For this evaluation, researchers worked with the St. Louis Community Credit Union (SLCCU), a credit union in Missouri that was interested in understanding how much its CBL product affected borrower credit scores. Among study participants, all of whom indicated interest in improving their credit, 18 percent did not have a credit score when the study began. Those who did have a credit score had an average FICO Score of 560, which is below the traditional cutoff for “prime” borrowers.
Details of the intervention
Researchers worked with IPA, the RAND Corporation, and the SLCCU to evaluate the impact of being offered a CBL on credit union members’ credit scores and use of financial products. The study also aimed to examine the impact of online financial education.
The SLCCU has offered a CBL since 2009. When a member takes out a CBL, the credit union places $600 into a restricted savings account in the client’s name, which the client cannot access. Borrowers then make 12 monthly payments of about $54 each (the installment plus fees). When each payment is received, the SLCCU releases $50 of the loan into the client’s regular savings account. CBL payments are reported to each of the three major US credit bureaus as standard (installment) loans.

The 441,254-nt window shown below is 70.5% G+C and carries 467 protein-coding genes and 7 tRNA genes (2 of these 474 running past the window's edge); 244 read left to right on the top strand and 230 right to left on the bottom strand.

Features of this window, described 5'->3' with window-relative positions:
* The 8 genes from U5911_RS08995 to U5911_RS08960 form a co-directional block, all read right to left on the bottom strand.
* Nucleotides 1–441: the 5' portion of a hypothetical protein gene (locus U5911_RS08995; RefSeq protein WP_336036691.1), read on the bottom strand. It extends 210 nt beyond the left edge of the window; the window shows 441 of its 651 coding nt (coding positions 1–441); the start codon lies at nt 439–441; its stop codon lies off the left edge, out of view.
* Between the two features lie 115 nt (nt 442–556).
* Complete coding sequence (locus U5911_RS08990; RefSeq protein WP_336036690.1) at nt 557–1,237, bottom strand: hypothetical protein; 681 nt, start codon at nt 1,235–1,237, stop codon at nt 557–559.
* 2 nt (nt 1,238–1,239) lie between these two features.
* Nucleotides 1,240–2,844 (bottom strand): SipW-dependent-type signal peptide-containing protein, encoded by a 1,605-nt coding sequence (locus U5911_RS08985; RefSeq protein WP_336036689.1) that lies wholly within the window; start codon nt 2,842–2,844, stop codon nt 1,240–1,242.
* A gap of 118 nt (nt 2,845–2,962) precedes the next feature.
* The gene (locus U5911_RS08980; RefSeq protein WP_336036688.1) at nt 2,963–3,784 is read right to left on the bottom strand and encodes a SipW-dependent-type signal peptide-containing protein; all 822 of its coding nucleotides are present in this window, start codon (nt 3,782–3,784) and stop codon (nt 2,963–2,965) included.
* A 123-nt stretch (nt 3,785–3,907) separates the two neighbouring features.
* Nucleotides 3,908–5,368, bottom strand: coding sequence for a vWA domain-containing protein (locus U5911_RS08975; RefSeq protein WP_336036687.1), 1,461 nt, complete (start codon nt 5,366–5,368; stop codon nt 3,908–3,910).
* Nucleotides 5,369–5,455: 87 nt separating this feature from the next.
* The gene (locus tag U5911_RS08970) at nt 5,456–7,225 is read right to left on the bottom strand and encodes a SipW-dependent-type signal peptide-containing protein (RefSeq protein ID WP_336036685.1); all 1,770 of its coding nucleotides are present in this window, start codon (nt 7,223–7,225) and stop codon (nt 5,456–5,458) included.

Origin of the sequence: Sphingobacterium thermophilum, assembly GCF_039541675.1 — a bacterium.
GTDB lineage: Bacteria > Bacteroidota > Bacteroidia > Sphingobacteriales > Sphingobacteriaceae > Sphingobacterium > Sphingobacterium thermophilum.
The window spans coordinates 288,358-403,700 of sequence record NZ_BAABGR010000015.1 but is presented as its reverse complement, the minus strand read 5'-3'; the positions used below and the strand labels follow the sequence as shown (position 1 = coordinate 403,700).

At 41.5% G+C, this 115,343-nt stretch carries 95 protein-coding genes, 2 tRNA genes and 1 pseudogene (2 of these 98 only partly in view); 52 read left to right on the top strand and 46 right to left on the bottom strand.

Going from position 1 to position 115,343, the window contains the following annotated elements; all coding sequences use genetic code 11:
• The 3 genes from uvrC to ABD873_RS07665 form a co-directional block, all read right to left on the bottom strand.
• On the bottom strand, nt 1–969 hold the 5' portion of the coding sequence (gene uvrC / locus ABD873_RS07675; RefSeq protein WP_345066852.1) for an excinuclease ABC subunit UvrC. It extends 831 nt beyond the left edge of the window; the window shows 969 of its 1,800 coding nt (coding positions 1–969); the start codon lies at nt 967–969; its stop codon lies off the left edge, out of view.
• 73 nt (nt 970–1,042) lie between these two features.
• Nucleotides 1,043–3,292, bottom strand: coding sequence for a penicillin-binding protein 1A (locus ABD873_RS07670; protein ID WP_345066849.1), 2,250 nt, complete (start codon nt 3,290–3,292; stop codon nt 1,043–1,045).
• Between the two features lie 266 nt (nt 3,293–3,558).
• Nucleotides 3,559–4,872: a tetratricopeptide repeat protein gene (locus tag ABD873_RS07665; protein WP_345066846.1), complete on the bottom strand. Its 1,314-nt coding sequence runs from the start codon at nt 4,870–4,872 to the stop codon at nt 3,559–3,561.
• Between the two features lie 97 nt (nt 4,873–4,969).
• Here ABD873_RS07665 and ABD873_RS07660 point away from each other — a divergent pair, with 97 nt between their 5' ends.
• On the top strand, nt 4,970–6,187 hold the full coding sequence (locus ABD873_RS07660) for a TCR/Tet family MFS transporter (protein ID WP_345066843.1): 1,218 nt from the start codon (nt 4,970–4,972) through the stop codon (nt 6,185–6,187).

To measure the impacts of offering the CBL, surveyors from IPA and RAND visited seven SLCCU branches and identified members who were generally interested in building their credit. For members who were interested in improving their credit, surveyors described the CBL and asked if they were interested in taking it up. Respondents who did not express interest were not included in the evaluation.
Researchers randomly assigned the 1,531 members who were interested in the CBL to either be offered the loan immediately or on the condition that they completed a one-hour online financial education course. The latter group served as the comparison group for this evaluation, as they were much less likely to take up the CBL. Researchers also aimed to measure the impact of phone-based credit counseling and the option to automatically transfer funds from participants’ checking accounts into savings accounts, but almost no participants took up these offers, suggesting that these additions had no effect.
To measure outcomes on credit scores and use of financial products, the research team used credit report data from the beginning of the study and after 6, 12, and 18 months; credit union administrative data; and surveys of participants.
Results and policy lessons